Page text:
Twenty years ago, prior to self-employment and work in patient empowerment and advocacy, I was the marketing director for my local community college.
In so many ways I loved that job. It was different every day and allowed me to meet and get to know people I never would have known in any other way. It required me to get out into the college community to meet faculty, other administrative departments, and students. It required me to have good relations with the press, and because it was during a recession, it required me to be creative and clever to bring in new students. Community colleges attracted so many non-traditional students — those who were older, or had been laid-off, or wanted to change careers; they had such interesting backgrounds and dreams. And the biggest challenge – the advent of using the internet for marketing. Can you imagine? Attracting students by using the cool new surfing tool – the World Wide Web!
As I said… I just loved that job.
But, unfortunately, yes, there was a downside, too.
Like all bureaucracies, the power was in the hands of a few, and they wielded it in so very many uncomfortable ways. Long before I took the job, the discord had given rise to powerful unions, ingrained cynicism, an undercurrent (and sometimes not-so-under) of distrust and disdain, pervasive in every meeting, every conversation between administration and faculty, college and county government, or even (too often) faculty and students.
All that negativity ranged from the sublime: Faculty, frustrated with stalled negotiations of their contracts stuck bright orange signs to the exterior windows of all the campus buildings in protest.
To the ridiculous: Enraged, the County Executive grabbed the college president by the necktie, right under his chin, and threw him up against a full-length window. Shortly afterward it was the college president who… um…. “resigned.”
Turbulent times, for sure. And then….
A few years of transition, after which a new president was hired — by those same power brokers who somehow must have decided that they needed to soften their image. The new president, Dr. Debbie Sydow, jumped into what amounted to a fiery volcano of negativity, ready to erupt or explode.
Surprisingly – amazingly! – within just a few years, she had tamed the beast. Attitudes had improved immensely, respect began to return to campus, cynical edges softened, enrollments increased, new buildings were built, student surveys showed improving experiences….
If you’ve paying any attention to this post so far, you have to ask, “How on earth did she do that?”
The answer is incredibly simple, and wholly complex.
Dr. Sydow listened. And I mean – she listened with intent. She invited individuals and groups to come together to discuss the many aspects of community college experience – students, parents, alumni, faculty, administrators, maintenance and security workers, government officials, business owners, community representatives, and others. Except for asking a question or requesting clarification, she never spoke. Her questions got to the heart of what was good and what was bad throughout the college experience.
But never in those meetings did she share an opinion, or an idea, or a thought. She “just” listened. And took lots of notes. Then she prioritized, planned, pulled in the right people to help, and made it happen.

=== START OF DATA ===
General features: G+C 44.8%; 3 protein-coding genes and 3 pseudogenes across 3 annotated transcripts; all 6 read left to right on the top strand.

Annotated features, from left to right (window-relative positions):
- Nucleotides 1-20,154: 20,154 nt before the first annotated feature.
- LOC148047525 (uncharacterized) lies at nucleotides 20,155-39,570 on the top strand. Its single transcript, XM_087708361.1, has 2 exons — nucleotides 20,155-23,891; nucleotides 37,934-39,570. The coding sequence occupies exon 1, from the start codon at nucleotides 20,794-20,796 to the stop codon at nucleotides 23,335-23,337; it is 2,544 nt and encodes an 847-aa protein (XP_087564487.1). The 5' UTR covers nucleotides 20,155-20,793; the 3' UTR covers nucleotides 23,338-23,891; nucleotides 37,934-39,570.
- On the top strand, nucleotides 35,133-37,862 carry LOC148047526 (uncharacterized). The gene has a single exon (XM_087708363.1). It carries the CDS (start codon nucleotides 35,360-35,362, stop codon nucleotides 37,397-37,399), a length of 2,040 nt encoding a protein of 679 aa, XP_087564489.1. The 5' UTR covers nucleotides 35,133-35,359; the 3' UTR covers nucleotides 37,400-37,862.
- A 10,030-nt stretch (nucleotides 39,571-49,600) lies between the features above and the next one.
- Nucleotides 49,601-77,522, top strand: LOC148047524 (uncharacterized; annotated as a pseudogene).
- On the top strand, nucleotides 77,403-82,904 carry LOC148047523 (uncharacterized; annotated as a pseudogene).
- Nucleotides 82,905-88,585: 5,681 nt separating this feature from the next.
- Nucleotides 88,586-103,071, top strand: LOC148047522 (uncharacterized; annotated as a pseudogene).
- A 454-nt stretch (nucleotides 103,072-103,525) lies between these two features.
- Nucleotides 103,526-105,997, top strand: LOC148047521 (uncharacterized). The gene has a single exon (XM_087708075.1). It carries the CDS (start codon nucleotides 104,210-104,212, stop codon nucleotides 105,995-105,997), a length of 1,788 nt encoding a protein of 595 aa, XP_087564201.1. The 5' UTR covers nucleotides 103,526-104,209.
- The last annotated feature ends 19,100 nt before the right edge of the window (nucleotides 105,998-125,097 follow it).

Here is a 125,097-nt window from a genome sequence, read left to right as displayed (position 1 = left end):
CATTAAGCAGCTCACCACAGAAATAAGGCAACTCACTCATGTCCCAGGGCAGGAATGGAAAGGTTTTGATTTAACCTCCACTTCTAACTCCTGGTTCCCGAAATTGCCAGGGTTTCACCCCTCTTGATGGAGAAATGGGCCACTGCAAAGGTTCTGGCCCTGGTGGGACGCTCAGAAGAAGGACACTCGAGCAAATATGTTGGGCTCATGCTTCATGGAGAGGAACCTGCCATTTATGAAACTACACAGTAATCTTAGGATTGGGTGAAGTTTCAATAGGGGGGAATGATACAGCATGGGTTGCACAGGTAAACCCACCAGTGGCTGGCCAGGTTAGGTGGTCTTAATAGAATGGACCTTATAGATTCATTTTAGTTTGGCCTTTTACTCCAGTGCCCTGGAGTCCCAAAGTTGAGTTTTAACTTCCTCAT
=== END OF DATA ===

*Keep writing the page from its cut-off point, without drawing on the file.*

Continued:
In my lifetime, I have never seen so much positive change and forward momentum in such a short period of time. Of course, by the time she had successfully turned that Titanic, I had moved on to different marketing pastures. I observed from the sidelines; respecting the huge chasm she had traversed, the enormous wounds she had healed. Knowing where her work at the college had begun, and what Dr. Sydow had been able to accomplish during her tenure – still today I am astounded and oh, so very impressed.
What a lesson for us all!
… a lesson we can implement immediately, this very moment, to improve our own lives, the lives of our loved ones, and (most relevant to this blog) the lives of the clients who hire us to cross the healthcare system chasms, to prevent or begin healing the enormous wounds the system bestows on them if they aren’t vigilant or don’t have advocates by their sides.
For some of us, it’s not so easy. For some of us, it’s difficult to just stop and just listen, and not want to throw in our two cents along the way.
I’m not suggesting for a moment that we never open our mouths to provide counsel to our clients. What I am suggesting is that we be sure they’ve had the opportunity to say everything they have to say, that we don’t interrupt, that we don’t waste THEIR time with OUR own stories, that we ask only clarification questions while they share – and only THEN jump in with next steps and suggestions, even then, only when appropriate.
This is especially true during a first phone call before someone becomes a client. One of the big reasons people seek out an advocate in the first place is because they don’t feel heard by their providers. If we do too much talking and not enough listening, engagement with that potential client may never follow. Then no one’s life is improved.
Listening – it’s the one skill that applies to the work we all do, no matter what form of advocacy we offer our clients. It’s also the very skill that will improve our service to them the most.
I challenge us all to take a page from Dr. Sydow’s book. We can’t learn when our mouths are open. Just listen.
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1 thought on “Our Clients Need This ONE Skill the Most”
A very important post on an issue that should be fundamental to the practice of patient advocacy. Thank you.